Each day patients visit Keystone Foot and Ankle Center to seek relief from the pain and limited mobility caused by foot and ankle disorders and injuries. One of the most common conditions seen by the doctors at that practice is bunions.
Keystone Foot and Ankle Center’s Dr. David Pagnanelli Jr. answers some frequently asked questions about bunions and stresses the importance of early treatment in today’s Take Care article.
What Are Bunions?
Hallux abductovalgus, or more commonly known as a bunion, is a progressive disorder involving the bones and soft tissues inside your foot. It is typically described as a bump on the inside of your foot that hurts. Bunions begin with the big toe starting to lean towards the second toe. When that happens, over time, the pressure from your body weight starts to throw the tendons, ligaments and muscles out of alignment and your bones start to shift because of the stress. Gradually over years the angle of the bones increases, producing the characteristic bump which increasingly becomes prominent. People don’t usually have symptoms until the very late stages.
How Can You Tell If You Have Bunions?
Bunions are very noticeable. The bump on the inside of your first toe will stick out. It can be red and swollen, hurt with tight shoes or after just walking for an hour or more.
When Is It Time To See A Doctor?
When you start having symptoms such as swelling and pain (throbbing, stabbing or shooting pain) it is time to see a doctor. Another indication is when shoes start not to fit or you have a noticeable stretching of shoes in the size and location of the bump on your toe.
What Shoes Should Be Worn If You Have Bunions?
Good shoe choices include accommodative wide toe box shoes and shoes with stretchable fabric on the top and sides so that the nerve that runs over the bunion doesn’t get irritated. A good orthotic within the shoe for arch support to help offload the bunion joint can also be helpful.
Are There Any Steps That Can Be Taken To Help Bunions Not Get Worse?
To slow the progression of bunions I typically recommend changing shoe wear to a wide toe box shoe with a good orthotic. Forgo the pointed shoes and high heels; they will aggravate the condition. We sometimes try padding over the bump area to help minimize friction and pain. Modifying activity can sometimes help but I will never tell you to stop moving. Walking and exercising is key to a healthy lifestyle and we will work around this so that your bunion doesn’t stop you from being mobile.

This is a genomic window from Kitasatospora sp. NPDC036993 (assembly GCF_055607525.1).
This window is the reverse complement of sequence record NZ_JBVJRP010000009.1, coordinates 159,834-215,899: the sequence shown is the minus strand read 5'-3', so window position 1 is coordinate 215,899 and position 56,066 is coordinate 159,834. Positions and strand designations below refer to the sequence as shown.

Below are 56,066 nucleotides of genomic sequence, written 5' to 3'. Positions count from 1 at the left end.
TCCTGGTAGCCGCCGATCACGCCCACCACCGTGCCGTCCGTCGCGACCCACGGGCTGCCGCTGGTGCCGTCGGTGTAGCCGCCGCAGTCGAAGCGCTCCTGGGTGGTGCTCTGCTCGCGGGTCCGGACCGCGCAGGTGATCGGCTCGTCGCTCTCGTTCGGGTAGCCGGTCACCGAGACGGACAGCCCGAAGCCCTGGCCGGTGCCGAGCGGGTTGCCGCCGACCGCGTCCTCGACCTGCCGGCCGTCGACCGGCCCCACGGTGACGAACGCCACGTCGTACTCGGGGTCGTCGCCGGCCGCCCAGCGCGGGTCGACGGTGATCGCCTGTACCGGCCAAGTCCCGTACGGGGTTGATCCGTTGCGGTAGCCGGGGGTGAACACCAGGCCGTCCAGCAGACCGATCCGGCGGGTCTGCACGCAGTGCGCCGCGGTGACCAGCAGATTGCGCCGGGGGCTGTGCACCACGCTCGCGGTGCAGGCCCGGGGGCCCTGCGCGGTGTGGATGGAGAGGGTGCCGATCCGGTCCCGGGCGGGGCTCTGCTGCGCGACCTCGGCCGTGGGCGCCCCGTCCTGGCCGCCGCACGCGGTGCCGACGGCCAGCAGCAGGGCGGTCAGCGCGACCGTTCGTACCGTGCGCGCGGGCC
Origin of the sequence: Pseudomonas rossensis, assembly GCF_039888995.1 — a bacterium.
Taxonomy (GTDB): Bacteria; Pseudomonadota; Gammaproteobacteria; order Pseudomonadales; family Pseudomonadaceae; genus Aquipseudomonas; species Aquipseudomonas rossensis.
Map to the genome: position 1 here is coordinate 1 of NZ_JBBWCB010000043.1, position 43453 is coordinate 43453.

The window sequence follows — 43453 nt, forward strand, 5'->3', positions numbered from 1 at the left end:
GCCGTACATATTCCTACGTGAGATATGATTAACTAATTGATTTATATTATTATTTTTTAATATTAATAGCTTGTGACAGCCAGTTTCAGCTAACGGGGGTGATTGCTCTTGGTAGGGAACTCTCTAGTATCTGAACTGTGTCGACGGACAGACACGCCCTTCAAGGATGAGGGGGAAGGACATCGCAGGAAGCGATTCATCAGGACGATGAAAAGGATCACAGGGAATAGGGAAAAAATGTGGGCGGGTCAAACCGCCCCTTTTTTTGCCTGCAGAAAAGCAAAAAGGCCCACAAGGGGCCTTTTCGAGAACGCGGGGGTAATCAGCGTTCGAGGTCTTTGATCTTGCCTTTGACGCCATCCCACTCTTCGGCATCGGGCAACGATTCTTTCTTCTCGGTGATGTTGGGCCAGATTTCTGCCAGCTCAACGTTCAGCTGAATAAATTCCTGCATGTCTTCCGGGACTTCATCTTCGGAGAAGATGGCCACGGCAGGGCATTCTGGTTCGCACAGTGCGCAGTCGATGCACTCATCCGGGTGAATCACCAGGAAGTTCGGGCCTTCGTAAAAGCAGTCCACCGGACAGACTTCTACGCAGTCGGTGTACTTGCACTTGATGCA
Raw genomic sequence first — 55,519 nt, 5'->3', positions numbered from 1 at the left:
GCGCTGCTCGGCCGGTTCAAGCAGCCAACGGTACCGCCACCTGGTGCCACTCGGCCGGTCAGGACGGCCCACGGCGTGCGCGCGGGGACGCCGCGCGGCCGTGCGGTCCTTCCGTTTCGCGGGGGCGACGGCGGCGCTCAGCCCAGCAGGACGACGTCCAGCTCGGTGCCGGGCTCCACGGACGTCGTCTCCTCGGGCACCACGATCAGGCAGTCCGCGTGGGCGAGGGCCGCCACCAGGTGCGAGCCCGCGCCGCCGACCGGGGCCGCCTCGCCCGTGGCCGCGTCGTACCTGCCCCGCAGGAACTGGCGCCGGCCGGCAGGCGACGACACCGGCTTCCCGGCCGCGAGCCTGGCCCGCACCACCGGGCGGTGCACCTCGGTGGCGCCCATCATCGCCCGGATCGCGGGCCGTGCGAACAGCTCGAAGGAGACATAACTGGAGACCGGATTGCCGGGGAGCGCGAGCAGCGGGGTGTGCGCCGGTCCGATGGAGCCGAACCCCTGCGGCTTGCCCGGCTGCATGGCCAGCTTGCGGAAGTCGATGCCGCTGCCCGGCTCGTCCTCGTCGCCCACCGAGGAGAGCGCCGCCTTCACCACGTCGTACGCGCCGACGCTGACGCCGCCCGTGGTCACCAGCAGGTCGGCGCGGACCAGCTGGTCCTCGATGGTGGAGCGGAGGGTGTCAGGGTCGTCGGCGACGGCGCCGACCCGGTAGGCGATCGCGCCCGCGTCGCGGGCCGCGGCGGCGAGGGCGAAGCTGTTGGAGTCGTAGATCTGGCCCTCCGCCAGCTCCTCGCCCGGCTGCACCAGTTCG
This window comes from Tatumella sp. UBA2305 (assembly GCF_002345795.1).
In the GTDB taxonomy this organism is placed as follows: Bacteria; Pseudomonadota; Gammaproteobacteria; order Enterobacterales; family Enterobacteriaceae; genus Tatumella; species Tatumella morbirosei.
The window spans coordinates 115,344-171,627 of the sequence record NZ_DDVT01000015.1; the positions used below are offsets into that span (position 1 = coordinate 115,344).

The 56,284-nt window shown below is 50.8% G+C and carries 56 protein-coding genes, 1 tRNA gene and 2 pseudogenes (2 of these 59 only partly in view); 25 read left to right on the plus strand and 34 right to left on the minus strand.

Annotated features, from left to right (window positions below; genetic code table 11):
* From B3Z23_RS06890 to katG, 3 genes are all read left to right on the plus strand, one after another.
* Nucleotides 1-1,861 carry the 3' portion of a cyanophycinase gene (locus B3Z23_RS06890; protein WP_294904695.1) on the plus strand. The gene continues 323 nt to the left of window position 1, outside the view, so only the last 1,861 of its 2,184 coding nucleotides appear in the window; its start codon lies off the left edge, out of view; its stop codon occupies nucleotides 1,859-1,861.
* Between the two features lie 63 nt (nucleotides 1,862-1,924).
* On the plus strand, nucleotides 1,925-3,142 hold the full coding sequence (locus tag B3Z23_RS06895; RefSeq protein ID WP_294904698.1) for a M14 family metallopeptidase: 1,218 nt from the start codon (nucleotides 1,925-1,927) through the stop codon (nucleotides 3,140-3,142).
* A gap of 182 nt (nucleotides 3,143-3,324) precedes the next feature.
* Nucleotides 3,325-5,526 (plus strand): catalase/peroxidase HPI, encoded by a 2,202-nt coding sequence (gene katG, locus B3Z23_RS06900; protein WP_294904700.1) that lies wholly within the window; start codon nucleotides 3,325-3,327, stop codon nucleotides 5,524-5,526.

Icing and oral NSAIDS (nonsteroidal anti-inflammatory drugs) can help reduce inflammation and pain. Injection therapy can assist in reducing inflammation if there is an inflamed bursal sac located around the joint. Injections, though, are rarely used in bunion treatments because they are a band-aid and not a permanent treatment.
How Are Bunions Treated By A Podiatric Surgeon?
I start with conservative therapy. X-rays will always be taken, and recommendations will be given for changing shoe gear, orthotics, padding, etc. When the X-rays show an advanced bunion and conservative therapy hasn’t improved the patient’s symptoms, we discuss surgical options.
There are many different types of surgery for bunions. For mild to moderate cases the patient can actually walk out of the operating room in a surgical shoe from day one. I also am trained and certified in minimally invasive bunion and hammertoe surgery by Wright Medical Group.
In the more advanced stages of a bunion we need 4-6 weeks of no weight bearing on the surgical foot after surgery.
If you think you have a bunion, please call and make an appointment. We may be able to stop the progression, or slow it in order to avoid pain and surgery in the future. If you think you have an advanced bunion and it causes you daily pain we may be able to curve the pain with conservative therapy to avoid surgery as well.
This article contains general information only and should not be used as a substitute for professional diagnosis, treatment or care by a qualified health care provider.
For more information about Keystone Foot And Ankle Center, visit keystonefootandankle.org or call (717) 709-7986 for our Chambersburg location or (717) 762-6300 for our Waynesboro location.